Top 5 Inauguration Day Facts You Probably Didn't Know

Written by Michael Wynands Top 5 Inauguration Day Facts Donald Trump has his swearing-in ceremony on inauguration day, January 20, 2017. What a great excuse to look back at some of the stranger moments and peculiar facts about this momentous event. Like the time a drunken brawl broke out, or when the poet laureate didn't know the president's name. All this and more on this episode of WatchMojo's Top 5 Facts! Special thanks to our users for submitting the idea on our Interactive Suggestion Tool at WatchMojo.comsuggest

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Written by Michael Wynands

Top 5 Presidential Inauguration Facts

It’s a new day in America... every four years. Welcome to WatchMojo’s Top 5 Facts. In today’s instalment we’re counting down the Top 5 Inauguration Facts. The United States presidential inauguration is the ceremony that officially kicks off an American president’s term in office. While some have criticized the event as being overly ceremonial and somewhat unnecessary, it has a long history involving a number of interesting traditions that are certainly worth knowing.

#5: It Used To Happen March 4th

Up until 1937, the President didn’t take power until four months after Election Night. At the time, it was a question of technological limitations. Vote counting, travel and coordination were significantly more time-intensive back then. With the ratification of the 20th Amendment however, this period of transition was drastically shortened. But what purpose does it serve now apart from making the president a “lame duck”? Most importantly, it allows the new administration to hire some 4,000 staff and train them before taking on the massive responsibility of running the White House… and country. The president’s “transition team” works to prepare each major agency or federal department and much more. It’s not always a smooth transition - Hoover to Roosevelt and Clinton to Bush were notoriously problematic, but for the most part, it’s a time of cooperation.

#4: One Man In History Has Been on Both Sides of The Swearing-In Process

William Howard Taft was the 27th President of the United States, and was inaugurated on March 4th 1909. He lost his re-election campaign to Woodrow Wilson in 1912, after which he returned to the legal profession as a Professor. Given that he had appointed numerous federal judges, it was considered a conflict of interest for him to practice as an actual lawyer. During this time he remained very involved in politics in various ways. With the return of the Republican party to power under Warren G. Harding, Taft was named Chief Justice on July 11th 1921. He officially became the only person in history to hold the position of both President and Chief Justice. In this position he swore in both Presidents Coolidge and Hoover at their respective inaugurations.

#3: It Happens Outdoors Because of A Historic Fight

On April 30th 1789, George Washington became the first President of the United States, but his inauguration was the last one to be held outdoors… until 1817. Washington’s second inauguration was performed in Senate chambers, which became tradition. When James Monroe was inaugurated however, the Capitol building was still under reconstruction following the fire of 1814. It was suggested that he take the Oath in the temporary “Old Brick Capitol”, which at the time housed Congress, sparking controversy and argument. Allegedly, no one could agree as to whether it was more appropriate for him to use the senate or the house chambers. According to legend, Monroe grew sick of the debate and moved the affair outside. Since that day, weather permitting, all inaugurations have been outdoor affairs.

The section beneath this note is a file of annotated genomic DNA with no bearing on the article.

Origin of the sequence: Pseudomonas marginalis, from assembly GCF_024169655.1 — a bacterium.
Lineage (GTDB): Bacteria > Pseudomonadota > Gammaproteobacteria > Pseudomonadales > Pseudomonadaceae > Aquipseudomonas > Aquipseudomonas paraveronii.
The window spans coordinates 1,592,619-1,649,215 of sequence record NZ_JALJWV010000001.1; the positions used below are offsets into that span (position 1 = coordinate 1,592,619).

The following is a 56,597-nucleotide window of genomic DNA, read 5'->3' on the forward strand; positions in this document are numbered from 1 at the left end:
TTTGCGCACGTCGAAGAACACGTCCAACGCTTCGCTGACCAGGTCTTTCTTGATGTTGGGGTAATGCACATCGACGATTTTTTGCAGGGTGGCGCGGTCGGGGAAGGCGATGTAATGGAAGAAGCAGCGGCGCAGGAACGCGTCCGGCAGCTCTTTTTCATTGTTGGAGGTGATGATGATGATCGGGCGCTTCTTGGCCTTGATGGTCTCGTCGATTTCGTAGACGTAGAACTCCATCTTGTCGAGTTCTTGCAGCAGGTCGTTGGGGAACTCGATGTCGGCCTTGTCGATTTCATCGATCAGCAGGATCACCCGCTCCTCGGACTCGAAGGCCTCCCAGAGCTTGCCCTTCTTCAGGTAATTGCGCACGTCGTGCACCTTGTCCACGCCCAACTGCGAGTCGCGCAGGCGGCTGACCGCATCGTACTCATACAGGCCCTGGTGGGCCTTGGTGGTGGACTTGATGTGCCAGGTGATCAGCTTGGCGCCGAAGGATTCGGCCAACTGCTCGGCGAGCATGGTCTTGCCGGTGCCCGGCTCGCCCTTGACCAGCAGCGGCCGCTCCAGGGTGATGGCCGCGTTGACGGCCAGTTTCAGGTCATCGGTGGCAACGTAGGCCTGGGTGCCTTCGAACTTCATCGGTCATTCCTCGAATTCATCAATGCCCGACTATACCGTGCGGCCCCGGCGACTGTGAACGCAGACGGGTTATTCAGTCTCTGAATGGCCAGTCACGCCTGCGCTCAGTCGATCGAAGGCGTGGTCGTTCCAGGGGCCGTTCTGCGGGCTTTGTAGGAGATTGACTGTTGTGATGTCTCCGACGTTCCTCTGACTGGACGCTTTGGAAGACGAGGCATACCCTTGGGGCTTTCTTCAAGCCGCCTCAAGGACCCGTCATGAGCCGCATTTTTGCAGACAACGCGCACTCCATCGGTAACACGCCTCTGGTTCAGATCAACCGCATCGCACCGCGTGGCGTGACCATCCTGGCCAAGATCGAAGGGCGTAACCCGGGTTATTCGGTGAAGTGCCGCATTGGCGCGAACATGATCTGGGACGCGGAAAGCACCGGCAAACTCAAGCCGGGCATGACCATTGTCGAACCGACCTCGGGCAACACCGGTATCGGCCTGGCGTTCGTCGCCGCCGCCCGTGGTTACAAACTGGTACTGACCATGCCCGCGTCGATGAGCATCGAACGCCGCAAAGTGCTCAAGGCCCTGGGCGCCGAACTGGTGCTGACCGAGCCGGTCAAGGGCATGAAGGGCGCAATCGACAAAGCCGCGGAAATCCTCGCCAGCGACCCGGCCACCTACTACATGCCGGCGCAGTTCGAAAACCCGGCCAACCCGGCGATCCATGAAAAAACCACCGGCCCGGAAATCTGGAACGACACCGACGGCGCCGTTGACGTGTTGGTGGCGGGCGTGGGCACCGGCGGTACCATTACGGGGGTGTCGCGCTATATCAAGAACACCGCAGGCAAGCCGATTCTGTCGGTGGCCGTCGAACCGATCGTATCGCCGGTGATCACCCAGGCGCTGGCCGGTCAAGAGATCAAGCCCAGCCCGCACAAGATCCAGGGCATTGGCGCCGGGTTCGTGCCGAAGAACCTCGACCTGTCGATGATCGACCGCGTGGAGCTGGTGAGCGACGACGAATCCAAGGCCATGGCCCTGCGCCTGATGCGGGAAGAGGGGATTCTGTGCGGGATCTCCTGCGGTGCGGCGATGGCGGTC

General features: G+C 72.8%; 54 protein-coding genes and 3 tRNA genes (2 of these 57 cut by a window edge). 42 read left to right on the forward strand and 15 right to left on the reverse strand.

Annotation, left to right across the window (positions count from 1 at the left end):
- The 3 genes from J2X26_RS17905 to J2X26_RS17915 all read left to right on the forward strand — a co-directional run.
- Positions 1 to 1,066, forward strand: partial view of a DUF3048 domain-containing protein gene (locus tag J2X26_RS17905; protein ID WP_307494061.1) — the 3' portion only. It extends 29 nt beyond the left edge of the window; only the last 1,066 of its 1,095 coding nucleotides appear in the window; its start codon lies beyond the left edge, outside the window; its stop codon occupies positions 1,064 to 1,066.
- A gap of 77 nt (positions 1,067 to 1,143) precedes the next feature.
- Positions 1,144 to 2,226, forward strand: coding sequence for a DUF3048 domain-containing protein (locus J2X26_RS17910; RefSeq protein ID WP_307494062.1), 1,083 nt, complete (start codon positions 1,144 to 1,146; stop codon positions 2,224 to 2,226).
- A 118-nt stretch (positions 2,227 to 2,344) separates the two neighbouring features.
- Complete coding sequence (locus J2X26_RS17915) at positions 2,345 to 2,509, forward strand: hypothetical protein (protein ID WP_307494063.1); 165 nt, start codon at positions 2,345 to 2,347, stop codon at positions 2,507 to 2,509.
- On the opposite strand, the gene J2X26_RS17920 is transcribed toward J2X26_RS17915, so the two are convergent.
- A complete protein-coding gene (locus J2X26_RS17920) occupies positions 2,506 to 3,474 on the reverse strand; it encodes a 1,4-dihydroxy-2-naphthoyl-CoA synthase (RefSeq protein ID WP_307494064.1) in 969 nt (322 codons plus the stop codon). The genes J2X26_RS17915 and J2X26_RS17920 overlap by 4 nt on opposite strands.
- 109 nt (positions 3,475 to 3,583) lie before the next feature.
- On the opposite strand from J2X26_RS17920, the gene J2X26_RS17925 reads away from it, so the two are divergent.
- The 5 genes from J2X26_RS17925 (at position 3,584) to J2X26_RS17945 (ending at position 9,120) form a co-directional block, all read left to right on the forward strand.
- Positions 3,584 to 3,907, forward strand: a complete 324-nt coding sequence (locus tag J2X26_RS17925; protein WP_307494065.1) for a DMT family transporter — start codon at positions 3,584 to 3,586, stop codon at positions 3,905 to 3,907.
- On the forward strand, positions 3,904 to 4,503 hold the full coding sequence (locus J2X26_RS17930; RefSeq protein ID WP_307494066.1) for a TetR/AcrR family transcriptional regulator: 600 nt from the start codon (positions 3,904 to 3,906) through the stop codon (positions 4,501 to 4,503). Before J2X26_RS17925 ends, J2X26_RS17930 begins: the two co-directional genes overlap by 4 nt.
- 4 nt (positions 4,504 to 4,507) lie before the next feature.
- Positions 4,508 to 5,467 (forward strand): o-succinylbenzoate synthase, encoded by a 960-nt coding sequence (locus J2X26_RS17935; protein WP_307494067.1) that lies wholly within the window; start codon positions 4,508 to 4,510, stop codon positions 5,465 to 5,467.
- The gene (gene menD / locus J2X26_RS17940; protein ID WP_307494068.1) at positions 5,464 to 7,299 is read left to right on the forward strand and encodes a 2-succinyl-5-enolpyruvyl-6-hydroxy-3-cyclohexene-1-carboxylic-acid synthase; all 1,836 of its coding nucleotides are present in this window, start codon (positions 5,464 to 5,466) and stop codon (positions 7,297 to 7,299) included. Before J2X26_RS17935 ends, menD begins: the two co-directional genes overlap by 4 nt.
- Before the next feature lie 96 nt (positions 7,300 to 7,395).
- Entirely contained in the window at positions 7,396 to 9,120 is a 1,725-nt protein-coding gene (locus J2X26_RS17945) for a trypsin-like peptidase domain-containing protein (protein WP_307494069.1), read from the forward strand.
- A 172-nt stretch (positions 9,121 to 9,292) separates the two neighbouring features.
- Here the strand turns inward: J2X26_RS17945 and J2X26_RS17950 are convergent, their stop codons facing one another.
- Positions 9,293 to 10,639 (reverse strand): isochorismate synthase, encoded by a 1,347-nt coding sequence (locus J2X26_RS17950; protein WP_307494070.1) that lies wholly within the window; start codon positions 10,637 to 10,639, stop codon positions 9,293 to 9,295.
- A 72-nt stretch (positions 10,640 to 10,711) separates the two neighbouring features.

#2: It’s Got A Bit Of Drunk History To It

Nowadays, the VP is sworn in just before the President. But up until 1937, they had their very own ceremony and inaugural speech. In 1865, VP Andrew Johnson brought extreme dishonor to his office by doing the whole thing wasted. Allegedly suffering from ill health, other reports state that he was hung over, and took a couple swigs of whiskey for a little “hair of the dog” cure. His 7 minute speech ran 10 minutes long and only ended when someone intervened. During the oath, he drunkenly kissed the bible. Then there was the ever-controversial President Andrew Jackson who essentially threw a rager at the White House following his inauguration. Things quickly got out of hand and he slipped out a window or side door. The destructive festivities only ended when the crowd was lured out onto the front lawn with more booze. Thousands of dollars worth of damage was done to the White House.

#1: Things Don’t Always Go As Planned

As we were saying... inaugurations have a tendency of going off the rails. JFK’s ceremony was a veritable trainwreck. An overnight snowstorm almost ended it before it started, an electrical failure resulted in a smoking lectern, and poet Robert Frost struggled to recite Kennedy’s requested poem,and then accidentally called him “Mr. John Finley”. At least JFK’s inaugural address ended smoothly, which can’t be said for all Presidents. President Harrison gave an insanely long-winded two hour address at his cold, rainy inauguration, and died of pneumonia just one month later. Obama actually needed a do-over after a jumbled oath swearing process. Dead birds, severe diarrhea and the worst coat check system in history… the presidential inauguration has seen it all over the years.

Just how familiar were you with the inauguration before today? Do you tune in to watch the ceremony when a president takes office? For more stately top 10s and smoking lectern Top 5s, be sure to subscribe to

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